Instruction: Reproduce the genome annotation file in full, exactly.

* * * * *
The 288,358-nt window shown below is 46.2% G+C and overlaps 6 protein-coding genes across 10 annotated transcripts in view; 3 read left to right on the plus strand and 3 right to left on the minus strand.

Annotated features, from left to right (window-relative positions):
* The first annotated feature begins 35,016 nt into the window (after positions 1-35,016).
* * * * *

The 288,358-nt window shown below is 46.2% G+C and overlaps 6 protein-coding genes across 10 annotated transcripts in view; 3 read left to right on the plus strand and 3 right to left on the minus strand.

Annotated features, from left to right (window-relative positions):
* The first annotated feature begins 35,016 nt into the window (after positions 1-35,016).